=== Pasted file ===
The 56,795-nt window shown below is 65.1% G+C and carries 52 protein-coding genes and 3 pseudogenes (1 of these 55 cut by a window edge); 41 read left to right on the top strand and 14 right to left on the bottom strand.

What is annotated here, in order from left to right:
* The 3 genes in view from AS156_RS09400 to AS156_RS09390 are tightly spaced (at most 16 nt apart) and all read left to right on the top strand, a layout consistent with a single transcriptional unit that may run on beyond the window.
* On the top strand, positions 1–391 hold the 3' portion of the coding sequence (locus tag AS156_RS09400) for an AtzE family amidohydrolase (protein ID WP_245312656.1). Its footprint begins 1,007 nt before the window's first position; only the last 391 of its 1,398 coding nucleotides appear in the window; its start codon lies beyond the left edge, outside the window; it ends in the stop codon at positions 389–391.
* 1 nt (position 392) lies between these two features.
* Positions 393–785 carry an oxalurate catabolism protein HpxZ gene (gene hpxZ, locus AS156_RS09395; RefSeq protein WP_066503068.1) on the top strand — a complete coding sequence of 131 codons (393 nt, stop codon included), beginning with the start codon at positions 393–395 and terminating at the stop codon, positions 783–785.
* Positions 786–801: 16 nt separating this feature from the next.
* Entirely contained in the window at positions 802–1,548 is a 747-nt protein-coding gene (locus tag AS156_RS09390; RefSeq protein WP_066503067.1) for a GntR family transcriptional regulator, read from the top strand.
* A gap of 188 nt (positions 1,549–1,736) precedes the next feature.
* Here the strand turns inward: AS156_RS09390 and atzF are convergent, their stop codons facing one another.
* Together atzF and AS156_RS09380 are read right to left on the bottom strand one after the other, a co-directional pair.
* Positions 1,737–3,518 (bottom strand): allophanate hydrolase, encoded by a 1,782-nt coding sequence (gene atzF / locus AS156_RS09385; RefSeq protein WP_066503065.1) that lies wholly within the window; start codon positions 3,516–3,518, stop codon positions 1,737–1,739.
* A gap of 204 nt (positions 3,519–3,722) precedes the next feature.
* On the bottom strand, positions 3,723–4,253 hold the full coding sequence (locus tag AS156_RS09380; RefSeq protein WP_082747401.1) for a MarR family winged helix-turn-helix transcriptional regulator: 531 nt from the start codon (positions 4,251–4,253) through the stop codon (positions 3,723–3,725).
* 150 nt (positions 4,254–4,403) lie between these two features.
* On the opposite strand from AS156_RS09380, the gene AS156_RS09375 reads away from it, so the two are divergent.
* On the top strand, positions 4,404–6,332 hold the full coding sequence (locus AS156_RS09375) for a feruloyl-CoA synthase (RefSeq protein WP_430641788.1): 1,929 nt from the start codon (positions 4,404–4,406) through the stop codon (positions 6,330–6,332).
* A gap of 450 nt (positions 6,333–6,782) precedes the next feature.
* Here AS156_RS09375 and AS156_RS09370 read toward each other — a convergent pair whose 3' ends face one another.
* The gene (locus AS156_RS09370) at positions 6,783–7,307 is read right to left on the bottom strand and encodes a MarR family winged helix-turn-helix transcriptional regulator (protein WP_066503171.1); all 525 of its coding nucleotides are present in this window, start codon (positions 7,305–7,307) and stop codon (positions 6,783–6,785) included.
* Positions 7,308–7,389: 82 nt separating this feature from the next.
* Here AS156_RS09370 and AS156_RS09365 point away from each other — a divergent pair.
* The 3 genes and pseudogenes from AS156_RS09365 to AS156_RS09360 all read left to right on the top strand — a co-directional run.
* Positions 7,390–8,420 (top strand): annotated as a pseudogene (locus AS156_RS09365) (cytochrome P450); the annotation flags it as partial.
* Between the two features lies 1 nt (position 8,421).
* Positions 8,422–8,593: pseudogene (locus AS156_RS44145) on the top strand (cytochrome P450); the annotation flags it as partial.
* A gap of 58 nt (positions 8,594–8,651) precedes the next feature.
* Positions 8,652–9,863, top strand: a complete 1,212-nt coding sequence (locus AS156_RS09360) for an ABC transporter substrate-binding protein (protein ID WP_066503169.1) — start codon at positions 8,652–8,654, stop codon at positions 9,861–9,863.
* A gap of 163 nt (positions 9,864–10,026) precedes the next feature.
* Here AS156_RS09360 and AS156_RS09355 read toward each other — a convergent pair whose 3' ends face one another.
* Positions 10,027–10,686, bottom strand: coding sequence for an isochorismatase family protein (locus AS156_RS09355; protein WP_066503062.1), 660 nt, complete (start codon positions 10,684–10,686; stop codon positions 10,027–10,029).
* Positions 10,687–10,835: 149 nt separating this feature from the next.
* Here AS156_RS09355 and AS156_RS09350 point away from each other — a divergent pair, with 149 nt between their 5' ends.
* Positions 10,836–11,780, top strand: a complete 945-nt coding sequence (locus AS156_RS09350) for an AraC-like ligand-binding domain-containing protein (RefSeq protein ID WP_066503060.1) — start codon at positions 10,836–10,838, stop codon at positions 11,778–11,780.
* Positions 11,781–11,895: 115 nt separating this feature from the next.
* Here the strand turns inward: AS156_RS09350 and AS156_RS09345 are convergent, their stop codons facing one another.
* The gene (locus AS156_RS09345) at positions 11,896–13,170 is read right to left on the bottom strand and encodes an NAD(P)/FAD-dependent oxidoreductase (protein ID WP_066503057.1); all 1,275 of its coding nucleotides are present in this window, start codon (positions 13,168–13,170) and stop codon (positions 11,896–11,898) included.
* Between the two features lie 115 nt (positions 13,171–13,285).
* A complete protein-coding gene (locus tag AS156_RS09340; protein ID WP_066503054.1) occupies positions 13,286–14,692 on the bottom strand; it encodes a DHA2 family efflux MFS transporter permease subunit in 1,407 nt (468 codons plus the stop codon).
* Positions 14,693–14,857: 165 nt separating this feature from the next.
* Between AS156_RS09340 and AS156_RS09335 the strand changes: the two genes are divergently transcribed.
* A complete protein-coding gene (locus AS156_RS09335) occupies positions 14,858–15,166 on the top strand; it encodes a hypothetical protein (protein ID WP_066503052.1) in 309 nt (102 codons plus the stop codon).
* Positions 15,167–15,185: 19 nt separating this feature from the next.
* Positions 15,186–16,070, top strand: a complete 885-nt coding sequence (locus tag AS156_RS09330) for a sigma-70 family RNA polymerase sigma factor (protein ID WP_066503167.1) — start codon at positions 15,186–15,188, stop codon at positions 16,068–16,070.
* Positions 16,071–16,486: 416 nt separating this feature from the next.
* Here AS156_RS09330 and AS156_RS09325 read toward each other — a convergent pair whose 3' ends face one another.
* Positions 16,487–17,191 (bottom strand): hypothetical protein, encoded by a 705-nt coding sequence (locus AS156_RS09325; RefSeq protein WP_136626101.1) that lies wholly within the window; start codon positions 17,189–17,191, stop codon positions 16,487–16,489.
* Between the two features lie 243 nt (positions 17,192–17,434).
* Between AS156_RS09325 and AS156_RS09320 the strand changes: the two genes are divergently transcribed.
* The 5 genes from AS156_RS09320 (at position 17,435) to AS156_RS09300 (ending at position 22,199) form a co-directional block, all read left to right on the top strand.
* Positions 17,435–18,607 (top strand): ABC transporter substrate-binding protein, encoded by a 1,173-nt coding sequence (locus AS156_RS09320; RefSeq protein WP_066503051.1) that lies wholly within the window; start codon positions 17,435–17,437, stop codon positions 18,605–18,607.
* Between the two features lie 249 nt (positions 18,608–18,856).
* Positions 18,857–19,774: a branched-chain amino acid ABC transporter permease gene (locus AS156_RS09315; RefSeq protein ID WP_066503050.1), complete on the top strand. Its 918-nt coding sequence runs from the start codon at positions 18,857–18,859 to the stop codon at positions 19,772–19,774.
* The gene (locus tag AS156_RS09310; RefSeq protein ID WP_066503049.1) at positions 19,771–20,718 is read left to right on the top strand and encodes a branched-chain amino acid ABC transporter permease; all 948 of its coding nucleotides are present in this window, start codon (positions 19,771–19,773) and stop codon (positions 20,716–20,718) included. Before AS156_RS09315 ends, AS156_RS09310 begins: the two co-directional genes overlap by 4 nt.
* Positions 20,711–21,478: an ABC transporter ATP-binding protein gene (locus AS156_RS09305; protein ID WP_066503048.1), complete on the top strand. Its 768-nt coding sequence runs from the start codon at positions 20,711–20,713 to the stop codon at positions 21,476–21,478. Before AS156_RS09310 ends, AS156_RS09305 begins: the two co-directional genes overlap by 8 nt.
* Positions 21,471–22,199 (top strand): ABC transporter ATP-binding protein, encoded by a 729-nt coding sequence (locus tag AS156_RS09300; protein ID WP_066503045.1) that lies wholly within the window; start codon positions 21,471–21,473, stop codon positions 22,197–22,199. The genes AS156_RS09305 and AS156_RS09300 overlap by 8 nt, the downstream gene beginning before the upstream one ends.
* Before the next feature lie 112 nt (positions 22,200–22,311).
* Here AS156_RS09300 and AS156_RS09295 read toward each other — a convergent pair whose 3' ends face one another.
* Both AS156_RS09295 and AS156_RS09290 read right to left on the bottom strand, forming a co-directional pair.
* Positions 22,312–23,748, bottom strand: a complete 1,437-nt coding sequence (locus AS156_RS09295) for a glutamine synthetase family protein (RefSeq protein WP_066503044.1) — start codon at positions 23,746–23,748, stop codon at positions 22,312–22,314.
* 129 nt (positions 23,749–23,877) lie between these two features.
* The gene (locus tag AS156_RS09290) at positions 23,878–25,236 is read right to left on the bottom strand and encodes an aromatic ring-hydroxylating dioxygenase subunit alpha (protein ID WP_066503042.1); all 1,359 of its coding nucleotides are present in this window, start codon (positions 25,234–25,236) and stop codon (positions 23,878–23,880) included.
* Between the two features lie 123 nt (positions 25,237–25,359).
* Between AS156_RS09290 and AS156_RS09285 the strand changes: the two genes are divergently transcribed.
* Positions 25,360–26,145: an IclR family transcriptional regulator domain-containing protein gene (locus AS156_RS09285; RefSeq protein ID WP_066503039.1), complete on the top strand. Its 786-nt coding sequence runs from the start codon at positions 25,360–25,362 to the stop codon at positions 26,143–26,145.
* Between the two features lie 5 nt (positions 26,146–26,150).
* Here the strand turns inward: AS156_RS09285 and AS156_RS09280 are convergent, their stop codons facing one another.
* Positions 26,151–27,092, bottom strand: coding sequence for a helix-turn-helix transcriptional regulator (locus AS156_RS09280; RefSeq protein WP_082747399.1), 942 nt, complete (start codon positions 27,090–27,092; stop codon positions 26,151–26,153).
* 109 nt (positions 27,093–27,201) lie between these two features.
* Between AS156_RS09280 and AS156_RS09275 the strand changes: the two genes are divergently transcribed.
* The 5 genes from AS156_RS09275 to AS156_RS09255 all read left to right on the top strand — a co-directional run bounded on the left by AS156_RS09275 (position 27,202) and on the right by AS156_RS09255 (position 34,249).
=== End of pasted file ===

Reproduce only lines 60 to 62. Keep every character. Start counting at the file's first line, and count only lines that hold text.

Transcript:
* Positions 22,312–23,748, bottom strand: a complete 1,437-nt coding sequence (locus AS156_RS09295) for a glutamine synthetase family protein (RefSeq protein WP_066503044.1) — start codon at positions 23,746–23,748, stop codon at positions 22,312–22,314.
* 129 nt (positions 23,749–23,877) lie between these two features.
* The gene (locus tag AS156_RS09290) at positions 23,878–25,236 is read right to left on the bottom strand and encodes an aromatic ring-hydroxylating dioxygenase subunit alpha (protein ID WP_066503042.1); all 1,359 of its coding nucleotides are present in this window, start codon (positions 25,234–25,236) and stop codon (positions 23,878–23,880) included.